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There’s mortar the future of retail than e-commerce

08 December 2017 by Marianna Avgousti

On 2nd November, online fashion retailer, Joe Browns, opened its first brick and mortar store in the UK. The 4,000 sq. ft. store in Sheffield’s Meadowhall shopping centre marks the brand’s first venture into a physical store concept.

However, the number of physical stores in the Fashion and General Clothing category has declined across all regions in GB in the last 12 months; the largest of which has been in Yorkshire and the Humber with -6% net change.

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Figure 1: Change in Fashion & General Clothing store units by region across GB. (Source: LDC)

There are plenty of news stories which illustrate the struggle that many GB stores face from e-commerce stating that “the future of retail is online”, so it seems almost counter intuitive for an online brand to open up a physical store. However, Joe Browns isn’t the first online clothing retailer to venture into shopping malls. Popular online fashion brand, Missguided, made its way into UK retail locations back in 2015; firstly, through concessions in three of Selfridges’ department stores, then by opening two of its own brick and mortar stores in Westfield Stratford City and Bluewater shopping centre in Kent.

Yet this isn’t just happening in the fashion world; other large ‘e-tailers’ have experimented with traditional retail since establishing their online business. In the US, Amazon has opened its first Amazon Go store; which uses retail technology to eliminate the need for checkouts. The company also have thirteen brick and mortar bookshops; the shelves of the stores display the covers of the books rather than the spines in order to showcase the authors and their work. According to Amazon, instead of creating an efficient use of space, they want customers to interact and engage with the brand. 

Multinational technology company, Microsoft, are currently looking for a flagship location as their first physical store in the UK. It will follow in the steps of its competitor, Apple, who currently have 36 Apple Stores in GB - 86% of which are located in shopping centres, whilst the other 14% of stores can be found on the high street (Source: LDC). All of these locations have an LDC Health Index Score of 6/10 or above, which gives an insight into the performance and attractiveness of a particular high street, shopping centre or retail park. One of the four Apple Stores locations which achieves a 10/10 on the LDC Health Index is located on Princes Street, Edinburgh. By analysing the 42 LDC SmartStreetSensor footfall tracking devices deployed in Edinburgh, it is clear to see that Princes Street is one of the busiest streets in the city – with peak footfall between 16:00 and 17:00.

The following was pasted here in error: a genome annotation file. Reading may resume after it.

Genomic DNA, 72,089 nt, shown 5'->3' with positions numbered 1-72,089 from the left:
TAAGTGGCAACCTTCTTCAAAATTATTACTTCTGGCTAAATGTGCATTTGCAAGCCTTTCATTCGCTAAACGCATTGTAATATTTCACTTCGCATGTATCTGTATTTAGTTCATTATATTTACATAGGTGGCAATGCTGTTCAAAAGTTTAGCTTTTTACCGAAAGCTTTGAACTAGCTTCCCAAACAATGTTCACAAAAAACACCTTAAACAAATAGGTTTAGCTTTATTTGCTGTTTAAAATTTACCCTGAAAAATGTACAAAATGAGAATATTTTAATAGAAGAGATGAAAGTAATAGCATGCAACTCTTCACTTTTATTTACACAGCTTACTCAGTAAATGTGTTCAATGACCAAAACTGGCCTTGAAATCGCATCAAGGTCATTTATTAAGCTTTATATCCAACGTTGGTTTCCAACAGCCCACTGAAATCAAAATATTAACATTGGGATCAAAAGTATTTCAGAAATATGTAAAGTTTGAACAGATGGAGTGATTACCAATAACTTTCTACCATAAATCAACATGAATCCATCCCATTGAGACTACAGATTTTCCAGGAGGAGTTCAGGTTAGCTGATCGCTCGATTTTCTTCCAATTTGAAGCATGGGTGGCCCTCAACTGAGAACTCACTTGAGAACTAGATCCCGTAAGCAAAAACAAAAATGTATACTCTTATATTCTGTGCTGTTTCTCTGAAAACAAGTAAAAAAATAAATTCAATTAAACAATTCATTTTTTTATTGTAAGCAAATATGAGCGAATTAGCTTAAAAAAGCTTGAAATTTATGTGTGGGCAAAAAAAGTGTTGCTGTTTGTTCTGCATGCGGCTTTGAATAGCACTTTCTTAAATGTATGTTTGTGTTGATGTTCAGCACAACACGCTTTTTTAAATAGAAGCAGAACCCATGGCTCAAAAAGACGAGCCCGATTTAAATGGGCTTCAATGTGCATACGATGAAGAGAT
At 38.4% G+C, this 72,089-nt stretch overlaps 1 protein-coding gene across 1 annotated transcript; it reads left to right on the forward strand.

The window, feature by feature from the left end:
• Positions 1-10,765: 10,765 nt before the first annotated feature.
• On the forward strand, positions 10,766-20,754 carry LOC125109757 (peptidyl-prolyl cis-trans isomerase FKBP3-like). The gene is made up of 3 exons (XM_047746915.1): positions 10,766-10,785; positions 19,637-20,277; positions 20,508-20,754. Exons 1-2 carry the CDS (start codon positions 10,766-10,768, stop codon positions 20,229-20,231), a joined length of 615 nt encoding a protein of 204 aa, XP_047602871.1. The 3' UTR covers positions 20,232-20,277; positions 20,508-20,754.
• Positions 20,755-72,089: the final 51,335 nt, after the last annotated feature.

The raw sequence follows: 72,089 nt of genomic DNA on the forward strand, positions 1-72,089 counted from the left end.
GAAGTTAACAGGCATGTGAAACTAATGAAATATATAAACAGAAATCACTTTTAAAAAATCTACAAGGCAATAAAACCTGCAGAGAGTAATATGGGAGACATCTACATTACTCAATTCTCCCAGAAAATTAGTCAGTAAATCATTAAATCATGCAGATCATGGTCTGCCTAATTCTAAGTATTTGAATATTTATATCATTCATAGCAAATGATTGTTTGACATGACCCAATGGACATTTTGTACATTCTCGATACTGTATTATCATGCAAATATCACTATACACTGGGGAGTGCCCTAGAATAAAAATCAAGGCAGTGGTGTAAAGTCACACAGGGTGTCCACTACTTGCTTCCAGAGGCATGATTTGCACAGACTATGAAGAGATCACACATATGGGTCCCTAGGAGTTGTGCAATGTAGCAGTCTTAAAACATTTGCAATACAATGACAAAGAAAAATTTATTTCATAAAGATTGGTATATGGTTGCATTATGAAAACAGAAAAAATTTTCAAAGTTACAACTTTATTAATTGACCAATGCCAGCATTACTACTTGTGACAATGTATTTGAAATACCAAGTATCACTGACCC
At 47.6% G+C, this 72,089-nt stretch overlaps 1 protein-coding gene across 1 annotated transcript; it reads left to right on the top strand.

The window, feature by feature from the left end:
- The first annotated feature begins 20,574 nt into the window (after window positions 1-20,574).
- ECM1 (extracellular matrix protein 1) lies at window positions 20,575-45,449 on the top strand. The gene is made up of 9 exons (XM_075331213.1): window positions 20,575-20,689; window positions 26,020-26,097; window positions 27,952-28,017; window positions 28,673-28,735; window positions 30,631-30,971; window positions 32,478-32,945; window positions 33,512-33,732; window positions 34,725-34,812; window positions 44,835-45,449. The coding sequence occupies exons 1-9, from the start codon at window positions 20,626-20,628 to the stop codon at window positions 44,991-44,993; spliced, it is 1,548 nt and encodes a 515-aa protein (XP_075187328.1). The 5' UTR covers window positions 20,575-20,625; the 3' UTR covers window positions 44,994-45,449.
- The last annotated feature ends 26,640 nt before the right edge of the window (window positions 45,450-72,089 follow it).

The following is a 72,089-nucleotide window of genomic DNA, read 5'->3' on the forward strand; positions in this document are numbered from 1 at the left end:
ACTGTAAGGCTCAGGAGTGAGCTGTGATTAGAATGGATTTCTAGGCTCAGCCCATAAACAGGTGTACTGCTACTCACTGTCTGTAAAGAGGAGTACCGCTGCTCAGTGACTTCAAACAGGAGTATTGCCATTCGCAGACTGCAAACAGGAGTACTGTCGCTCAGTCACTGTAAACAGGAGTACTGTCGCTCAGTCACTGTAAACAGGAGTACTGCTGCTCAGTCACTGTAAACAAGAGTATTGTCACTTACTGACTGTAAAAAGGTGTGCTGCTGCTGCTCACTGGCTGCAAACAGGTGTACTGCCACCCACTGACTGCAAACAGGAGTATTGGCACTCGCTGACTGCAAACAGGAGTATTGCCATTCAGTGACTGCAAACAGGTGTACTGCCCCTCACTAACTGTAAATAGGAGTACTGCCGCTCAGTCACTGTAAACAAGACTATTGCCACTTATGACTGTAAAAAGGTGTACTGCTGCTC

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Image 1: Apple Store, Princes Street in Edinburgh (Source: LDC)

As well as displaying Apple products and accessories, the Apple Store has a Genius Bar so that customers can come into store to ask technical questions or to get their products fixed. It may be that Microsoft follows this idea – after all, their products are already sold by many other retailers across the UK. To make their store different, Microsoft will create a place where its customers can experience the brand first-hand.

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Figure 2: Percentage of Apple Stores split by Health Index Rating (Source: LDC)

Nonetheless, online delivery service provider, Doddle, have opened a multitude of stores across GB over the last few years, many of which have subsequently closed; most notably stores located on the high street which has recently seen a -60% net change in 12 months.

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Figure 3: Historical distribution of stores of Doddle stores (Source: LDC)

It may be that Doddle initially opened these stores to raise awareness of their brand. As the online marketplace has become so competitive, it can be very costly for companies to get their products and services to appear on the first page of search engine results. Opening a physical store is an alternative way of increasing customer awareness. Take car showrooms as an example: there has been an +80% increase in Tesla stores located in shopping centres over the past 12 months (Source: LDC). However these stores are not as large as a typical car showroom; instead, Tesla uses the store to raise awareness of their products and create an experience for potential customers.

However, high costs of occupancy mean collection centres have been closing in favour of partnering with existing retailers who have large networks and benefit from the additional footfall to their stores. Companies who are looking to improve their brand awareness may be good target occupiers for persistently vacant units because they can occupy the unit in the short term, thus improving the site’s attractiveness for future occupiers.

The running theme seems to be that, although built like traditional brick and mortar stores, these shops haven’t acted like traditional stores. Instead, they have focused on providing the consumer with experiences. In the words of Joe Browns’ founder and managing director, Simon Brown, the new store has “achieved what we set out to do, which was to create an impressive three dimensional version of our catalogue”.  It seems like the future of retail is not necessarily online, but instead it is being driven by the rise of the experience economy: consumers are choosing to purchase experiences over products. All of this demonstrates that retail technology is not something to fear, but should be seen as a complement to the existing retail offer and growth in experiential retail.

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